Tom was also queried about his take on filters that are shipped with oil already applied. “We don’t offer that for retail. Some of the race teams will get filters that way, but as for offering them at retail, we don’t do that. We feel iit’s better to ship them unoiled, because you can get migration of the oil. So by the time the end user might get it, when it’s gone through a distributor and it sits in their warehouse for a while, then to a dealer where it sits again, So by the time the end user gets it, you kind of need to freshly oil the filter.”
Next, Tom showed off the giant blocks of foam that were awaiting production, and said, “It’s crazy how they make it. They pour the urethane into a big tank, which is the size of a semi-truck trailer. It foams, but to make it reticulated foam, which is breathable foam like we use, they add acetylene into a closed chamber, and once the chamber is full of acetylene, they light it and it explodes, and that blows the windows in the foam that makes it breathable foam, as opposed to furniture foam that doesn’t breathe.”
The foam “buns” are cut to size using large band saws. Tom said, “There’s no machine that will cut foam and do what we need to do, so we just engineer and make what we need in-house, and build our own machines to do what we need to do.” Their saws can easily cut quarter-inch thick sheets from the raw foam blocks, which is then die-cut to size, assembled, and packaged for shipping. There are currently over 5,000 part numbers in the Uni catalog, each one a different size and shape.
While walking through the warehouse, Tom pointed out several large bags of scrap awaiting pickup. “That’s about half a day’s worth. Most of the scrap goes to carpet padding. You know how you see it and it’s all different colors? They pick it up and take it and use it for carpet padding. The nicest stuff we use for packing material ourselves, so we get free packing material from our scraps. We’re sort of like Henry Ford and utilize every little part and pallet and bracket. It works out great.”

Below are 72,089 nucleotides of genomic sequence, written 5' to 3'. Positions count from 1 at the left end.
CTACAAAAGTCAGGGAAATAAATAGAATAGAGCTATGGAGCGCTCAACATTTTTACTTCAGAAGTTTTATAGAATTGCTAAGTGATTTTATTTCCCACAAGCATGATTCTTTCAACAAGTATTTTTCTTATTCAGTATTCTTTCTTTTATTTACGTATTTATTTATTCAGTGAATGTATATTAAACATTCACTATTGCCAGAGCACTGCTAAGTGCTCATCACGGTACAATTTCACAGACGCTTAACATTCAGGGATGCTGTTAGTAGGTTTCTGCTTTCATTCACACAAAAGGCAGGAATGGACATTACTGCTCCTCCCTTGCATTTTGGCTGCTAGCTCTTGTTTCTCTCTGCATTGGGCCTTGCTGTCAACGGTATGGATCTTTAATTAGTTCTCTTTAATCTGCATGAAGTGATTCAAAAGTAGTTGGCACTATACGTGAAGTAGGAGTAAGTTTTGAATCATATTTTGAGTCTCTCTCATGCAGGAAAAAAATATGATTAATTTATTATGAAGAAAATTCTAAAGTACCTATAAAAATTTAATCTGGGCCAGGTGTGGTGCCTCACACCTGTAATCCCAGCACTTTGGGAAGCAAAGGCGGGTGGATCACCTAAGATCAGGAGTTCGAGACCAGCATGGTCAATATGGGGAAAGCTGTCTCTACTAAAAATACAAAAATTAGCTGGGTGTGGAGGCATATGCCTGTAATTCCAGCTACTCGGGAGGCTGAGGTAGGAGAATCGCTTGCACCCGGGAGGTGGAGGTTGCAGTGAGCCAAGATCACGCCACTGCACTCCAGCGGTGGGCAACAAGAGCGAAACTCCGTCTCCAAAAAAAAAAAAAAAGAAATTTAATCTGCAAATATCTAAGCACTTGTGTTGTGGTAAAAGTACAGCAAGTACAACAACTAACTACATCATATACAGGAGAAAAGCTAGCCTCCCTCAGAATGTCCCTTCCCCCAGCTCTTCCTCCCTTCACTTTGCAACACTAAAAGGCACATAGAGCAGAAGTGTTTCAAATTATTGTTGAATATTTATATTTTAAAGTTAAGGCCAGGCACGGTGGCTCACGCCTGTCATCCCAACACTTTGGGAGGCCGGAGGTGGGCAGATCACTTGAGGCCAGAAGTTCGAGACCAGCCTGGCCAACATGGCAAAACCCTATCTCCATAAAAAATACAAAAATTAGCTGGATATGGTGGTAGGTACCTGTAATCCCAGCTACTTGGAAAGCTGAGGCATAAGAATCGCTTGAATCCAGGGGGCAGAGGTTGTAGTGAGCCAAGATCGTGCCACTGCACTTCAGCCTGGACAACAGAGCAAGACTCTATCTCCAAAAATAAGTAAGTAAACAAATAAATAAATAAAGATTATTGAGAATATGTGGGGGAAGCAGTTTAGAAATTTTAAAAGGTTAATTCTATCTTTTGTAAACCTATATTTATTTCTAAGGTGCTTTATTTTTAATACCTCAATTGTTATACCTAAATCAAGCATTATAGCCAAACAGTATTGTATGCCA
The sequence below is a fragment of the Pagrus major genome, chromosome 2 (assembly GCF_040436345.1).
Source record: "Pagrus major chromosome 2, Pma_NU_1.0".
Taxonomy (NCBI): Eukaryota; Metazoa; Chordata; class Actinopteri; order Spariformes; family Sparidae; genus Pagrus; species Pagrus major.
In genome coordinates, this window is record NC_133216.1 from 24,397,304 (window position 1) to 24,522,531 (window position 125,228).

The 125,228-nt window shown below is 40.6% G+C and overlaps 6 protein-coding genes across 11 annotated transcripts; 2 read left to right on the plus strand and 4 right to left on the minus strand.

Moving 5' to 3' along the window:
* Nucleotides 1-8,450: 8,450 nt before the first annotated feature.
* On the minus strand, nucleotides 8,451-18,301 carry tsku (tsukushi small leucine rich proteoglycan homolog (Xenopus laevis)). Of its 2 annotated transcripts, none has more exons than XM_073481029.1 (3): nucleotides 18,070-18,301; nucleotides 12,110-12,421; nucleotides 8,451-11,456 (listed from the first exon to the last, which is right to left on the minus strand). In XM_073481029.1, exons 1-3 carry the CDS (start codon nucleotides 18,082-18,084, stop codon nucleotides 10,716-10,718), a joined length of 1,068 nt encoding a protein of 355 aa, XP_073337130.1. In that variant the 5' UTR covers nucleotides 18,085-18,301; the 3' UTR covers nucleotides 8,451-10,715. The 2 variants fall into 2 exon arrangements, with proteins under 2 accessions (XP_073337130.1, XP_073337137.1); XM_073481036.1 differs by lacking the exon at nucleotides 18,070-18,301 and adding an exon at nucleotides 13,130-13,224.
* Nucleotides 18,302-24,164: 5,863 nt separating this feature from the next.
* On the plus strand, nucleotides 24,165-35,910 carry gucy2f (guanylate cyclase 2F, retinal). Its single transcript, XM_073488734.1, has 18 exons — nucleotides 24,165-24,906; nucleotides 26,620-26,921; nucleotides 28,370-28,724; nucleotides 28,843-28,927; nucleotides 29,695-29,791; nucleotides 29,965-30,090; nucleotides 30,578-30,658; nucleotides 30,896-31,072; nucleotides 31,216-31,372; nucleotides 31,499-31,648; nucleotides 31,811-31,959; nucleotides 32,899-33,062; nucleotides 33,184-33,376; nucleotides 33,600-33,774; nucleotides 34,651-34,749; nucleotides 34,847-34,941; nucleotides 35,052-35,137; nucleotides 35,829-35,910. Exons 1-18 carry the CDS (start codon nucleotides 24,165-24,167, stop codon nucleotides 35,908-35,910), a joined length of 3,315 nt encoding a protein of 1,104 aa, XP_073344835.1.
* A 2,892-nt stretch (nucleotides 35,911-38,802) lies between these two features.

Looking at some of the unusual shapes of the finished filters, Tom said, “It’s funny, over the years the running joke has been that the last thing the manufacturers think about is the air box and the air filter. They say, ‘Here, make us a filter for this thing,’ and we say, why didn’t you call us before you put that shock there, or that frame rail where it is?’ They do everything else, the engine, suspension, make it go fast, and then they go, ‘Oh yeah, we need an air filter.'”
While air filter maintenance rarely ranks as anyone’s favorite maintenance chore, Tom feels they’ve gotten a bad rap. “It has that stigma, and everyone sticks with it. But there are worse things to do. Packing wheel bearings isn’t real fun either, but you don’t have to do that as often. Besides, the air filter’s the lifeline to your engine, and that’s going to make or break the whole deal.”
“One of the neat things is we came up with the maintenance kit a few years ago, which is our oil and cleaner all in one, and the two are designed to work with each other. Using those two together, really makes it a snap.”
1468 S. Manhattan Avenue
Fullerton, CA 92831